The Depreciation Party Is Over

The depreciation party is over…

Well, kind of!

In an attempt to “reduce pressure on housing affordability” the Government has announced dramatic changes to the way depreciation is claimed on property.

Let’s start with the good news:

1.  Any existing investment properties purchased (contract exchange date) prior to May 9 2017 are not affected (unless they were not income producing in the 2016/2017 financial year).

2. Commercial, industrial and other non-residential properties are not affected.

3. Capital works deductions have not been affected. This means you will still be able to claim depreciation on the structure of the building provided it was built after the 16th of September 1987. And you will still need a Quantity Surveyor’s depreciation schedule to do so.

Now that we know what isn’t affected, let’s look at what has changed…

The government will limit plant and equipment depreciation deductions to outlays actually incurred by investors. In essence, unless you as the buyer had physically purchased the items – you can no longer depreciate them. This is a massive change to what you can claim – there by reducing investors’ cash flow.

Originally I thought a quick fix would be to structure the sales contract so that the plant and equipment is separated. But I suspect that the legislation will be worded such that if the plant and equipment was in situ at the time of purchase, you can no longer claim it.

You see, under the recent changes, I suspect the developer will be deemed to have bought the plant and equipment – not you.

budget depreciation changesHowever, the acquisition of existing plant and equipment will form part of the cost base, thus reducing your capital gains liability. So investors who hang on to their properties long term, will no longer reap the benefits of depreciating plant and equipment.

So in summary: if a residential property was built prior 1987,and has not been renovated – there will be no depreciation claim.

Depreciation CalculatorThis is very rare as most pre-1987 built properties we inspect have had some renovation carried out.

If built after 1987 – only the construction costs can be claimed.

Whilst there is still much uncertainty regarding the specifics of this budget’s depreciation-related changes, one thing is crystal clear: If you own a residential investment property and haven’t had a depreciation schedule prepared, now would be a good time to get a quote!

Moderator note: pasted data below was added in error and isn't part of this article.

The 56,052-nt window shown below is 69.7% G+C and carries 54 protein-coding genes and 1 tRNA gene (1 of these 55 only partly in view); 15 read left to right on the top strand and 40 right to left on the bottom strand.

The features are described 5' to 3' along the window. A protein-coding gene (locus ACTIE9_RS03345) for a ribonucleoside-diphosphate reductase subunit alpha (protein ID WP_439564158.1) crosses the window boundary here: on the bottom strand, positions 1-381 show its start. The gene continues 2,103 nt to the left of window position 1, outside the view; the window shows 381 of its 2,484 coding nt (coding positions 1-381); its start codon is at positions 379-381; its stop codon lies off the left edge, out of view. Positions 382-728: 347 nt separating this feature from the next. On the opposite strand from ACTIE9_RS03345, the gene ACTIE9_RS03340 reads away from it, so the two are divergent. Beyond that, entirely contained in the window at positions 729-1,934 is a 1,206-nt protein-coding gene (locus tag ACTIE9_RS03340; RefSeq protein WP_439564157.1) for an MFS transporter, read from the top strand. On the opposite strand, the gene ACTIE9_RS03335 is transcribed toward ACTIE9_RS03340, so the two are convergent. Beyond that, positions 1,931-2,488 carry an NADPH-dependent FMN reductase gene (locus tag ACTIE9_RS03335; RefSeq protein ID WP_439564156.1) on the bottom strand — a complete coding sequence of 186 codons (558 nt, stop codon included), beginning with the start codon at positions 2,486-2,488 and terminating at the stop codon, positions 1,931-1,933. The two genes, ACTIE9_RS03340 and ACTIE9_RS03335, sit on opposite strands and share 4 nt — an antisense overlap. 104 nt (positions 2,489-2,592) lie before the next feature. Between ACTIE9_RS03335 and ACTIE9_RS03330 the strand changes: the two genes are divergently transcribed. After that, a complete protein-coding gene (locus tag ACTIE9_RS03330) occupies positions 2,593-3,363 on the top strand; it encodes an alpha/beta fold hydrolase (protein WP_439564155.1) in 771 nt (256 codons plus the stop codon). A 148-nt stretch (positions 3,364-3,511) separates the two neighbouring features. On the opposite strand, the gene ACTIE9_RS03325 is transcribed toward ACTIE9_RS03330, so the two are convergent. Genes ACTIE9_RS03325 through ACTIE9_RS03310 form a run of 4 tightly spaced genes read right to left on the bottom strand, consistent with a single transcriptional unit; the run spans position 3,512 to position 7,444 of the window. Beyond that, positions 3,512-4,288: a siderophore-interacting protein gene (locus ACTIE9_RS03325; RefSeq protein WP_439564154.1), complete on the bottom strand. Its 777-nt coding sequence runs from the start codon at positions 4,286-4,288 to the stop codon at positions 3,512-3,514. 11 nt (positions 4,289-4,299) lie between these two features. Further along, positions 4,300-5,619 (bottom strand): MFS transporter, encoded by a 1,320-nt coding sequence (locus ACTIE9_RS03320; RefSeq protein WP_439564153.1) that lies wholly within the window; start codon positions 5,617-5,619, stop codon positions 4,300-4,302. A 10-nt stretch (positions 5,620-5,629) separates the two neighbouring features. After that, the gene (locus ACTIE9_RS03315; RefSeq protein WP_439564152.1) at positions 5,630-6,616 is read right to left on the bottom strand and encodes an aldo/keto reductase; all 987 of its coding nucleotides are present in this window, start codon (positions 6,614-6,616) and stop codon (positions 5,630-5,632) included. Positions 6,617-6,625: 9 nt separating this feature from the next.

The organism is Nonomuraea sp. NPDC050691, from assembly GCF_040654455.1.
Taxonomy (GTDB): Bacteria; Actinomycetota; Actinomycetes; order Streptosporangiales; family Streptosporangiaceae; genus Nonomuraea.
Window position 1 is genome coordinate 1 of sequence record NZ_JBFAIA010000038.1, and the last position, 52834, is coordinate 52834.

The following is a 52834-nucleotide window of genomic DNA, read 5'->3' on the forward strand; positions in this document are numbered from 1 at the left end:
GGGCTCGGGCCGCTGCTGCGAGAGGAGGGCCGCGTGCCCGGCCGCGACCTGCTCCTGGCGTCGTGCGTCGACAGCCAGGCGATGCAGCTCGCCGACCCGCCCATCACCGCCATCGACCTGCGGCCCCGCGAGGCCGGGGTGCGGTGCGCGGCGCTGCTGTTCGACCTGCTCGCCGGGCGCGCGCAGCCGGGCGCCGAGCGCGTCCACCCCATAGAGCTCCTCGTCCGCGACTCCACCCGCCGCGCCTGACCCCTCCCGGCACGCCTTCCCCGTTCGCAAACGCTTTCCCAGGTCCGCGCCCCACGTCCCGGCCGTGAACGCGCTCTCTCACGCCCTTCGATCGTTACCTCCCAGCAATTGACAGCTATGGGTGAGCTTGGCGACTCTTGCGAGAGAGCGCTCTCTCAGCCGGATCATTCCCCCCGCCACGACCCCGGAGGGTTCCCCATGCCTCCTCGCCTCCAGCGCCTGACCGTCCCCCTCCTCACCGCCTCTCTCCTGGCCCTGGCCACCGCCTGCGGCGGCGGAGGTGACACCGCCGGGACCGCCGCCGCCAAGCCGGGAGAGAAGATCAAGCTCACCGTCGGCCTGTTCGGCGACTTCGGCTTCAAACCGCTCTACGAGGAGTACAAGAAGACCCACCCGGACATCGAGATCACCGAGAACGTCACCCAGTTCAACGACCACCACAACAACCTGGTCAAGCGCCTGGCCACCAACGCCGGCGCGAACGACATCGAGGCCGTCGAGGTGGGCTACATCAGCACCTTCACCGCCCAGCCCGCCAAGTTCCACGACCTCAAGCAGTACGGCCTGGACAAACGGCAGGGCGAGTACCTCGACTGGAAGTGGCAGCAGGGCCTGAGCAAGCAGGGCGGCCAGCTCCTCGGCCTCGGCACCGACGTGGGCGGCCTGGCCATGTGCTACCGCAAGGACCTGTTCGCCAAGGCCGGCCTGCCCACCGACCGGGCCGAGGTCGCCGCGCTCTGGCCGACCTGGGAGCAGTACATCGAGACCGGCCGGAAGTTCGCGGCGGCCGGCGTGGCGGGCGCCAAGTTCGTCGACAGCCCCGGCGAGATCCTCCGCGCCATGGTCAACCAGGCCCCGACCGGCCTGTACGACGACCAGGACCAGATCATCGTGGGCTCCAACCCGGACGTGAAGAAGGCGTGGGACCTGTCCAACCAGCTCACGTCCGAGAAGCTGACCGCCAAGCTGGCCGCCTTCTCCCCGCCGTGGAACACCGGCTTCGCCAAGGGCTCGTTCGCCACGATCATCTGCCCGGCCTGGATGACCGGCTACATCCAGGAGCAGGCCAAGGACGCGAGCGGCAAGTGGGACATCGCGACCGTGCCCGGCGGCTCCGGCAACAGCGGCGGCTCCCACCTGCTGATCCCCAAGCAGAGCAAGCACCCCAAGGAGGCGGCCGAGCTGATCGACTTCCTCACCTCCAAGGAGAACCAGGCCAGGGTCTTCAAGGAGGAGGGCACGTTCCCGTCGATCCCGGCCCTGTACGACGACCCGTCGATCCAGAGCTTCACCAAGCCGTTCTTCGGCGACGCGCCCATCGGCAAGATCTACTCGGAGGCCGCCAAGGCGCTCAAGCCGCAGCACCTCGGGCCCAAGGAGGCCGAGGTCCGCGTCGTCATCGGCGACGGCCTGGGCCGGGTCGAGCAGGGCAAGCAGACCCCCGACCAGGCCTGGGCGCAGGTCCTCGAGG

Developers, Project Marketers and Property Sales Agents – If you are selling property and using depreciation numbers that include plant and equipment: STOP NOW! This element needs to be removed from the selling equation, at least until the legislation is finalised.

Here is why I think this is dumb policy.

The proposed changes are being made to “reduce pressure on housing affordability.” In my opinion, it will have the opposite effect for 3 reasons:

  1. Property investors may now feel the need to hang onto their existing properties to continue claiming depreciation because if they sell that property they won’t be able to get as many deductions on the next one.
  2. Developers rely on high depreciation figures in the early years to show investors how affordable an investment property can be. If the allowances are taken away, they will struggle to get pre-sales which are required by banks to fund the deal.
  3. These budget measure are forecast to save $260 million over a 3 year period. I suspect far more will be lost if developers can no longer get new projects off the ground.

Whilst I believe housing affordability is a major issues, this appears to be policy on the run…so the Government can be seen to be targeting property investors, when changes to negative gearing could have been more effective.

I will provide a further update once the legislation is finalised.

 

 

 

 

 

 

 

 

 

 

 

 

 

 

 

 

 

 

 

 

 

 

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About Tyron Hyde

Tyron Hyde is a director of quantity surveying firm Washington Brown. He is regarded as one of the industry's leading experts in property tax depreciation, is regularly quoted in the media & asked to speak at conferences. -